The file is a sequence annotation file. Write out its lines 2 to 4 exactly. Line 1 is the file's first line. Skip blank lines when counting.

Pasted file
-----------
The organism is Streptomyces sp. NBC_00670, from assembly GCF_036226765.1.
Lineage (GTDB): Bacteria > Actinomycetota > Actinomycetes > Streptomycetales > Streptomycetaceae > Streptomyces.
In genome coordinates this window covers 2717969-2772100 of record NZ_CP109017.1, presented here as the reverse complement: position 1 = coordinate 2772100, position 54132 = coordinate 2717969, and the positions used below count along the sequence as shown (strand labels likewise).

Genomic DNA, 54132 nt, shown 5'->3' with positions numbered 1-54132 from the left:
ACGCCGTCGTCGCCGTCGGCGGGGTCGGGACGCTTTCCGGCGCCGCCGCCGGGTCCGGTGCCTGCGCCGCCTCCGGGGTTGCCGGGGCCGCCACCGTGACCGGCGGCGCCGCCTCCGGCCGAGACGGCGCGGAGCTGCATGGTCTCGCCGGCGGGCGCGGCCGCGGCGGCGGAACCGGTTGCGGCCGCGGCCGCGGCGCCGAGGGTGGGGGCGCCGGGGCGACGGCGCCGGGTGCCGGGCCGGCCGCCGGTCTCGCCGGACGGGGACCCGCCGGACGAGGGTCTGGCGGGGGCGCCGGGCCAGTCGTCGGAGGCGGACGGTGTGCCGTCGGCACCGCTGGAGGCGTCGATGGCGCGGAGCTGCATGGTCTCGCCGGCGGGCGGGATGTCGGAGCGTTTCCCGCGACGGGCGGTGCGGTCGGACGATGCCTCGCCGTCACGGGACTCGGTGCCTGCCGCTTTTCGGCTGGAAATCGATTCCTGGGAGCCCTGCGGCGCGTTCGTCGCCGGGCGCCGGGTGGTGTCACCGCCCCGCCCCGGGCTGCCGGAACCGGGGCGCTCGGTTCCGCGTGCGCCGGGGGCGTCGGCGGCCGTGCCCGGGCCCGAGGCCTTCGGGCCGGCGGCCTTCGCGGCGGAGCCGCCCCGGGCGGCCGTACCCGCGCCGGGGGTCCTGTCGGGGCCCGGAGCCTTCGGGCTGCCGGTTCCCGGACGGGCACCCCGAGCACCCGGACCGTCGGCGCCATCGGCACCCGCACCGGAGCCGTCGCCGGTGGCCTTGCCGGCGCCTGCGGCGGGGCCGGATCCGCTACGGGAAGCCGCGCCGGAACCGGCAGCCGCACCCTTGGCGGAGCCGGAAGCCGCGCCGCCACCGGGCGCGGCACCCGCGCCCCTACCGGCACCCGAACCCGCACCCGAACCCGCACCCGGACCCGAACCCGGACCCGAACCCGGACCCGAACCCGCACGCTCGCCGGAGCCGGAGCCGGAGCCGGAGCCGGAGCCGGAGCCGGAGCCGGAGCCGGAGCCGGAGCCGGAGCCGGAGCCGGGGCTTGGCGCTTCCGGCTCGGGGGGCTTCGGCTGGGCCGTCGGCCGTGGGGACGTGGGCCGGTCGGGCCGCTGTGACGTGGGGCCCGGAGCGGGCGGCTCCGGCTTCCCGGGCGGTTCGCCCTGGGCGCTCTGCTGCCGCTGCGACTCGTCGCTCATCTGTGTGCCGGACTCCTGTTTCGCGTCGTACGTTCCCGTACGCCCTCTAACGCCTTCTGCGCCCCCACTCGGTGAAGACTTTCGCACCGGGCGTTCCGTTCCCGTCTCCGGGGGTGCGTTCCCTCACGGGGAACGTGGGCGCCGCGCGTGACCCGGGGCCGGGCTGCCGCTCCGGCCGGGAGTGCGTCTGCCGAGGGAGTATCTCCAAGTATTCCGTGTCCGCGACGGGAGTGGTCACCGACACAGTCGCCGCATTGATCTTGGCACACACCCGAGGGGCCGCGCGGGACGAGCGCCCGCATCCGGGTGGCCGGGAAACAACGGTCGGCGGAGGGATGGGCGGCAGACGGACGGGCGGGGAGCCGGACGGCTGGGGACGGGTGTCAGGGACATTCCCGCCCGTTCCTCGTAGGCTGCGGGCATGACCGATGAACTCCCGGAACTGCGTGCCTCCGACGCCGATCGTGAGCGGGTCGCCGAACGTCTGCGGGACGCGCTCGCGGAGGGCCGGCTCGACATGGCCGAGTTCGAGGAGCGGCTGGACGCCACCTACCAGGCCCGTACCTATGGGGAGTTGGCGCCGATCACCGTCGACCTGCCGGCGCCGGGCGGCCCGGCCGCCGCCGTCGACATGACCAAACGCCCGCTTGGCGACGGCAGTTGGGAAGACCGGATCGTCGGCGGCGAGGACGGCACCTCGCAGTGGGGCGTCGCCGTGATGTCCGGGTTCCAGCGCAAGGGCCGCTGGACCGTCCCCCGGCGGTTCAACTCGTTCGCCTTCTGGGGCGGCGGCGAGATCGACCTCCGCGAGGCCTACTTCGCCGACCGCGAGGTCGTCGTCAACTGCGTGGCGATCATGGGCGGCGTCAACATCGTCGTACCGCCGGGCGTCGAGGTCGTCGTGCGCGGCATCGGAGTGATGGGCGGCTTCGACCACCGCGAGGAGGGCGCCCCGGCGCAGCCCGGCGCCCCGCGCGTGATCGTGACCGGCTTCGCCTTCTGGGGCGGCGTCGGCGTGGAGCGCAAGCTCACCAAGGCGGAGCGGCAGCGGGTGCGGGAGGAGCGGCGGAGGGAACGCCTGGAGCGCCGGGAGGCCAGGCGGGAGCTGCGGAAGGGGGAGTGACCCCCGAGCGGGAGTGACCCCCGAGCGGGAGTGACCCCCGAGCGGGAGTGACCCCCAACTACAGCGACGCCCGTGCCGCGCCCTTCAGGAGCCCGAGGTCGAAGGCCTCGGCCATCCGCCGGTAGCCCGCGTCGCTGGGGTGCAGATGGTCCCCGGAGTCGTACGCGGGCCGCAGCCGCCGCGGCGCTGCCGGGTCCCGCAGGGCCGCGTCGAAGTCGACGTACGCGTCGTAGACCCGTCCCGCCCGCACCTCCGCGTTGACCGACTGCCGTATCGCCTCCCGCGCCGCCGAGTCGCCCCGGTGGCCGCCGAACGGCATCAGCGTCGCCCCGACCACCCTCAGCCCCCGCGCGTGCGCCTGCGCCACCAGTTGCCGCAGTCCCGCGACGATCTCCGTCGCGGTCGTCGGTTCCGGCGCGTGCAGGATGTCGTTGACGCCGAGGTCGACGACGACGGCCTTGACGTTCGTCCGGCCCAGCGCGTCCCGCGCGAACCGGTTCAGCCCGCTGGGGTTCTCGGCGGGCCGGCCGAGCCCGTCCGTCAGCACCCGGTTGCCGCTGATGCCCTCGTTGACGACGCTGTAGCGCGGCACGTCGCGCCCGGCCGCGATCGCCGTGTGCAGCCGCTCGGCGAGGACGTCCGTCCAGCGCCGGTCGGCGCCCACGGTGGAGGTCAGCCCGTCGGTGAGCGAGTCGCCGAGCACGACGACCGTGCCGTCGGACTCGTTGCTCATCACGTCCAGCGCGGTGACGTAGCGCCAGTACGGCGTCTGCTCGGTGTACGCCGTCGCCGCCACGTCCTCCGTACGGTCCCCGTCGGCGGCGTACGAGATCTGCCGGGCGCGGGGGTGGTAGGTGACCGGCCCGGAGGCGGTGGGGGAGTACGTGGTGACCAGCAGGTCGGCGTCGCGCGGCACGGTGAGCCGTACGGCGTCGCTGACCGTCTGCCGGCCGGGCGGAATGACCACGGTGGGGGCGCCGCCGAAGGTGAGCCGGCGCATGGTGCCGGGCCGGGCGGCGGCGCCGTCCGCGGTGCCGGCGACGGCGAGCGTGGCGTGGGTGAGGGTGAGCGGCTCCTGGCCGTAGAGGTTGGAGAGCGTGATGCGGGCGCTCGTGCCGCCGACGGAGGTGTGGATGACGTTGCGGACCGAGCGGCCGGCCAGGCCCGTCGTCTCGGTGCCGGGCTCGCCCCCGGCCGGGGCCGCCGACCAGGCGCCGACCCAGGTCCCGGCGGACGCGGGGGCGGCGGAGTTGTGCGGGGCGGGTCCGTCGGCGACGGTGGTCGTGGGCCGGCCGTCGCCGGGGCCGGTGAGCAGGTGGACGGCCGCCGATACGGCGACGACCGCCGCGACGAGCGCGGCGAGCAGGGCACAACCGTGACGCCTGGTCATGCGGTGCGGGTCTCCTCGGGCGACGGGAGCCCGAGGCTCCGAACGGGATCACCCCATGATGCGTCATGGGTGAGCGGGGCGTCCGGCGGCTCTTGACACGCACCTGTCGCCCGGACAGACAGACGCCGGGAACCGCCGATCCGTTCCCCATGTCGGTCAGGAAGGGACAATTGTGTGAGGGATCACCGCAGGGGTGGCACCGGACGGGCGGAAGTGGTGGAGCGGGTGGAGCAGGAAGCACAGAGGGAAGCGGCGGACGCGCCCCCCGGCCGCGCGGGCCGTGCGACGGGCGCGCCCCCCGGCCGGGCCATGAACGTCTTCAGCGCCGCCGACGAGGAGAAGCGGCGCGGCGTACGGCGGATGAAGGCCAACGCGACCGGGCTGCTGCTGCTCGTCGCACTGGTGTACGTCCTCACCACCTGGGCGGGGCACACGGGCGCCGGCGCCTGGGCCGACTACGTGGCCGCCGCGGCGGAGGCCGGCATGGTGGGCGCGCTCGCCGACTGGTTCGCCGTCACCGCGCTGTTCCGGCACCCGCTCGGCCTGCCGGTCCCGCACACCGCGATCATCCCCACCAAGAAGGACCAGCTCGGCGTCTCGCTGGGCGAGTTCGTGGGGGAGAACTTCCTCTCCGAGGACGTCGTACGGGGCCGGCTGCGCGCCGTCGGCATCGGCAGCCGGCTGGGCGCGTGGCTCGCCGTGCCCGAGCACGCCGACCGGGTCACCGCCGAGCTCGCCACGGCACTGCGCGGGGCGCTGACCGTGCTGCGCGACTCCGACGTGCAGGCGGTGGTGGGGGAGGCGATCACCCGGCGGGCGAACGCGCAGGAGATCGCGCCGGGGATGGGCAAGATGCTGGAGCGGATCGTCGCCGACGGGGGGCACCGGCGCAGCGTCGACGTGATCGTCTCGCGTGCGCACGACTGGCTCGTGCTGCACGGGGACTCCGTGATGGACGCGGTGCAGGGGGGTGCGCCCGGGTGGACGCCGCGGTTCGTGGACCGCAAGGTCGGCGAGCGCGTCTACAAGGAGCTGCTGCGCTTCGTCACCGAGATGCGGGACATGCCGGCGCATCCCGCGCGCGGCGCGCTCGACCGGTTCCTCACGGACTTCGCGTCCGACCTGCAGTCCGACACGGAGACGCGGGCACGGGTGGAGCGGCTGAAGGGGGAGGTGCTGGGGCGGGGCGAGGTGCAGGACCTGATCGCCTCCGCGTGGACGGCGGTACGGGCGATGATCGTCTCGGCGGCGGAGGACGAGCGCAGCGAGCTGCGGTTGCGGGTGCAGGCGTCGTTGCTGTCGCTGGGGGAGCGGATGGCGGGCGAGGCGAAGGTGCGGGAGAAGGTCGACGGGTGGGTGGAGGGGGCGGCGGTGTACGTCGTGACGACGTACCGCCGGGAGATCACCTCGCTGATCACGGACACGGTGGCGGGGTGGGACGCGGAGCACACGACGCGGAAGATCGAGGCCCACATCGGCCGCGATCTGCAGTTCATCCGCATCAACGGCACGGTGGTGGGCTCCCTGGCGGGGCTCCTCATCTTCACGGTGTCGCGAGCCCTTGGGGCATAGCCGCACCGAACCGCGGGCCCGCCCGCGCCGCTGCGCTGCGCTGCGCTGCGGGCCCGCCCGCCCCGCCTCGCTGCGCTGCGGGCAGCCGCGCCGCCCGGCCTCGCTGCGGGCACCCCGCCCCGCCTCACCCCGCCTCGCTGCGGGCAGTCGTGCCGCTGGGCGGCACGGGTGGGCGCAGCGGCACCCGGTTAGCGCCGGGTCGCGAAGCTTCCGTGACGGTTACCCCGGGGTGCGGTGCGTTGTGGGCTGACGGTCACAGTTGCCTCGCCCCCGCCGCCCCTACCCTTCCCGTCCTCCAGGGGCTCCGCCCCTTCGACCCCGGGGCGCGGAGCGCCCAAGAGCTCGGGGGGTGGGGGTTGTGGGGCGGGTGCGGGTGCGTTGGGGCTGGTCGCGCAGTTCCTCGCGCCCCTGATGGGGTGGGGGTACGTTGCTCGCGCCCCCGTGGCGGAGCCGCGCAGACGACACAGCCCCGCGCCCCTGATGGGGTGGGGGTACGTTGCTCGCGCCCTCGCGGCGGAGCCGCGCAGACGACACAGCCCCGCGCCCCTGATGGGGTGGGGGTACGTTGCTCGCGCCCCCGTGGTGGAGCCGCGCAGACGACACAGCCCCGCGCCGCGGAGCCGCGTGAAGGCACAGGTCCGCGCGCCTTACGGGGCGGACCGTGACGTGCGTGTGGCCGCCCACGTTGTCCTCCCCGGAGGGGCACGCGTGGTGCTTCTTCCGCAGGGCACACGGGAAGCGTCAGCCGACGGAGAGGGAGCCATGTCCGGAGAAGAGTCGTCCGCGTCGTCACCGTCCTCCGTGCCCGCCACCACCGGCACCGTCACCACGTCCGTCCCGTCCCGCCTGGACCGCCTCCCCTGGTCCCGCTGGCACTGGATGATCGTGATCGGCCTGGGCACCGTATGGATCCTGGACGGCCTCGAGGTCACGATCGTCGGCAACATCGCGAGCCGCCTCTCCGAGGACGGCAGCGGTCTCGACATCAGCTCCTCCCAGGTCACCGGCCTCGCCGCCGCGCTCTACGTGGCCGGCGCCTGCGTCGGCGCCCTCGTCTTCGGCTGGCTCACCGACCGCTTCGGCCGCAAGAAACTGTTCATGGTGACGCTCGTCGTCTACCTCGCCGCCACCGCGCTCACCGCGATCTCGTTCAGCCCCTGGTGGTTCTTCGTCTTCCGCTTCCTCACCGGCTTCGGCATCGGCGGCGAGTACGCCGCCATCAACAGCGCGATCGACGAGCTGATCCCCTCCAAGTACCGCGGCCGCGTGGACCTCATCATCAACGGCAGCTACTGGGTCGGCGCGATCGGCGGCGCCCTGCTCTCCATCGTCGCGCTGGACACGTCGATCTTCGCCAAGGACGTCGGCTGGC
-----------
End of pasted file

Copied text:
Lineage (GTDB): Bacteria > Actinomycetota > Actinomycetes > Streptomycetales > Streptomycetaceae > Streptomyces.
In genome coordinates this window covers 2717969-2772100 of record NZ_CP109017.1, presented here as the reverse complement: position 1 = coordinate 2772100, position 54132 = coordinate 2717969, and the positions used below count along the sequence as shown (strand labels likewise).

Genomic DNA, 54132 nt, shown 5'->3' with positions numbered 1-54132 from the left: